With his retirement to begin on June 30 at noon, Justice Breyer leads a 5-4 split in Torres v. Texas Department of Public Safety, with the Chief Justice and Justice Kavanaugh, along with Justices Sotomayor and Kagan, joining him in holding that, by virtue of the states having ratified the Constitution, they agreed that their sovereignty would yield to the national power to raise and support the Armed Forces. Accordingly, Congress may exercise this national power to authorize private damages suits against nonconsenting states. Congress did just that when it passed the Uniformed Services Employment and Reemployment Rights Act of 1994 (USERRA), which gives returning servicemembers the right to reclaim their prior jobs with state employers, and authorizes suit if those employers refuse to accommodate veterans’ service-related disabilities. See 38 U. S. C. § §4301 et seq.

Continue Reading A Divided Court Rules Against States in Veterans’ Employment and Indian Country Criminal Jurisdiction Cases: SCOTUS Today

The day after the Gallup organization reported that public confidence in the Supreme Court has reached new lows, the Court has added what, to many, will be more fuel to that fire. The long-awaited, hotly contested, and divisive opinion in Dobbs v. Jackson Women’s Health Organization has officially come down and, given reactions to the premature release of a draft of Justice Alito’s majority opinion, the public’s expectations on both sides of the abortion debate have been realized.

Continue Reading Dobbs Overrules Roe v. Wade: SCOTUS Today

I’m currently in the wilds of Alaska, learning about the training of sled dogs. Nevertheless, word of the Supreme Court’s five most recent decisions has traveled northward. While none of these decisions is earthshaking, they are not uninteresting or unimportant, especially to those like health care and employee benefits lawyers.

Continue Reading Five More Opinions and Justice Gorsuch Shows an Independent Streak: SCOTUS Today

On June 15, the Court decided five cases and dismissed a sixth. A case of great importance to health care lawyers, regarding the availability of judicial review of Medicare rates for pharmaceuticals, and another of great importance to labor and employment lawyers, holding that a significant portion of the California Private Attorneys General Act’s (PAGA’s) delegation of state enforcement power is preempted by federal law, lead the pack.

Continue Reading Six Down, 24 to Go: An Important Day for Health Care and Employment Lawyers – SCOTUS Today

The Court has had a busy day, having decided cases of significance to litigators and interest groups, but none is the blockbuster decision in societally divisive matters that the general public has been awaiting. In short, this is a business-as-usual day, with opinions sometimes showing broad consensus on the Court, but with some not-unexpected dissents.

Continue Reading A Cluster of Decisions on Federal Procedure, Immigration, and Arbitration, but Plenty to Go: SCOTUS Today

Notwithstanding the fact that, as we approach the end of the term, the Court still had 30 cases to decide as of Wednesday morning, June 8, the day’s count has only been reduced by one. So, expect a flurry of cases with the most controversial of them (think firearms and reproductive rights) perhaps coming down at the end.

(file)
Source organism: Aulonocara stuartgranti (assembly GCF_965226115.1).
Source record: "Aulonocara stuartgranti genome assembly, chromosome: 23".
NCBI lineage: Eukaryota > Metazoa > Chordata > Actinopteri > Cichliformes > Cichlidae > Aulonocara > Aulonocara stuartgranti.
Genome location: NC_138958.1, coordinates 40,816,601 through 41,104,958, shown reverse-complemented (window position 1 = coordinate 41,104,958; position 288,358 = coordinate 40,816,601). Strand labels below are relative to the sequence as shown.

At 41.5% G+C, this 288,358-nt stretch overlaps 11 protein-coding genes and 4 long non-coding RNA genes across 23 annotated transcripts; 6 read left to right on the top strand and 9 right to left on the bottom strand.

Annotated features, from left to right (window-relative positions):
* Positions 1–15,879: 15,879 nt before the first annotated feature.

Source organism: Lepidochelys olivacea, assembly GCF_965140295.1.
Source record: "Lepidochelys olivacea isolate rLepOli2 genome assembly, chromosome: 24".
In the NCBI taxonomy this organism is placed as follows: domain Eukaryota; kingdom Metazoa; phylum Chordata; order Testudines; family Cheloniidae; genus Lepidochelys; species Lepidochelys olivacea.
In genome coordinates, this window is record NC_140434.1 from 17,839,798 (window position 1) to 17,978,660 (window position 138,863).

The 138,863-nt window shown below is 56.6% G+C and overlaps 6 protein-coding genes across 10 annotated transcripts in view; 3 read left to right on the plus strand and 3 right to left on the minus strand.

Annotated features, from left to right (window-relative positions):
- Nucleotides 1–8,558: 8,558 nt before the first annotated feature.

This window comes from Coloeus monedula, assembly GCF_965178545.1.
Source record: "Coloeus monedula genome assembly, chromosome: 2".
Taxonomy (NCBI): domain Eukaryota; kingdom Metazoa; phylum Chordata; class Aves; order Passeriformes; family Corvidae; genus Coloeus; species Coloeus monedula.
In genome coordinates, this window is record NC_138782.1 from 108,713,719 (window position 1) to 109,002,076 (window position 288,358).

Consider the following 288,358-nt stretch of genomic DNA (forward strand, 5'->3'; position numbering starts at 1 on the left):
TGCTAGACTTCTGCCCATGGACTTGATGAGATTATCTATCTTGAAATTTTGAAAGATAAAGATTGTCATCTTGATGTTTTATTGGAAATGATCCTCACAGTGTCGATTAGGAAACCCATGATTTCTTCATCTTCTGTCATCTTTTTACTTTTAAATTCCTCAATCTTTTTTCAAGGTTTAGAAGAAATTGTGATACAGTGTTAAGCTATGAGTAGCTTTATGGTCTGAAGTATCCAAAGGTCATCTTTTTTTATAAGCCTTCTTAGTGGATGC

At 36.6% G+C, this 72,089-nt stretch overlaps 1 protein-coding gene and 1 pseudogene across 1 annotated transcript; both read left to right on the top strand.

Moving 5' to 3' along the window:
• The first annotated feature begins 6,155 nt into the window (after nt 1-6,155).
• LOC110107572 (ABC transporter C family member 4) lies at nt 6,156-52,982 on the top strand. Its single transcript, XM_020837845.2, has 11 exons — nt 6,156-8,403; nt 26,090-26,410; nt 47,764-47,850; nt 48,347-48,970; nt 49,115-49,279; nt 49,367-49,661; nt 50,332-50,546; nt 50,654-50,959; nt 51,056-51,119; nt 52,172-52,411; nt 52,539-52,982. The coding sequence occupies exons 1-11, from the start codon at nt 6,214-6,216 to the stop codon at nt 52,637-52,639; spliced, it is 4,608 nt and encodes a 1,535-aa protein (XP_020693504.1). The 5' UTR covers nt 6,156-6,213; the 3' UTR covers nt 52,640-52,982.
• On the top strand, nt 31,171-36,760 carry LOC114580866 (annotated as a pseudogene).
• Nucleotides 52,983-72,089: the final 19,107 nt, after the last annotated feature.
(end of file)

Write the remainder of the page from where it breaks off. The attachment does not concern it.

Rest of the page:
Continue Reading Court Refuses to Extend Bivens to Excessive Force and Retaliation Claims: SCOTUS Today

The Court has started the week with three decisions emphasizing textual readings, two of them unanimous and a third drawing Justice Kagan into the majority with the Court’s six nominal jurisprudential conservatives.

Continue Reading A Peaceful Resolution of Cases Concerning Arbitration, Medicaid, and Bankruptcy—All Involving Textual Analysis: SCOTUS Today

Despite a large list of argued cases pending decision, the Court decides just two of them today—neither of them Dobbs.

Continue Reading Court Holds That Judges Can’t Invent Rules Governing Arbitration Waiver and Makes It Harder for Prisoners to Show Ineffective Assistance: SCOTUS Today

It is fair, I think, to say that a substantial majority of those who heard the argument in the case of Federal Election Commission v. Ted Cruz for Senate doubted that, irrespective of whatever they might think of Ted Cruz, it was highly likely that he and his campaign organization would prevail in challenging the federal campaign finance law limitation on the use of post-election funds to repay a candidate’s personal loans as violative of the First Amendment rights of candidates who want to make expenditures on behalf of their own candidacy through personal loans. But, by a six-three division between the Court’s judicial conservatives and liberals, that is precisely what has occurred. Those who criticize the Court’s decision in Citizens United v. Federal Election Commission, 558 U.S. 310 (2010), likely will feel much the same way about the Cruz case.

Continue Reading Divided Court Supports Ted Cruz’s Campaign Debt Reimbursement but Denies Would-Be Citizen Chance to Correct Bureaucratic Error: SCOTUS Today

Further evidencing an ongoing shift from more absolutist thinking about the intersection between the First Amendment’s Establishment Clause and an individual’s or group’s right of free speech, we find this morning’s unanimous decision in Shurtleff v. Boston in which the Court, reversing the First Circuit, held that the city of Boston violated the free speech clause of the First Amendment when it refused to let a group fly a Christian flag outside city hall. As Justice Breyer explained, in what will be among the last of his opinions:

Continue Reading When Government Does Not Speak, It May Not Discriminate on the Basis of Religion as to Access to a Public Facility: SCOTUS Today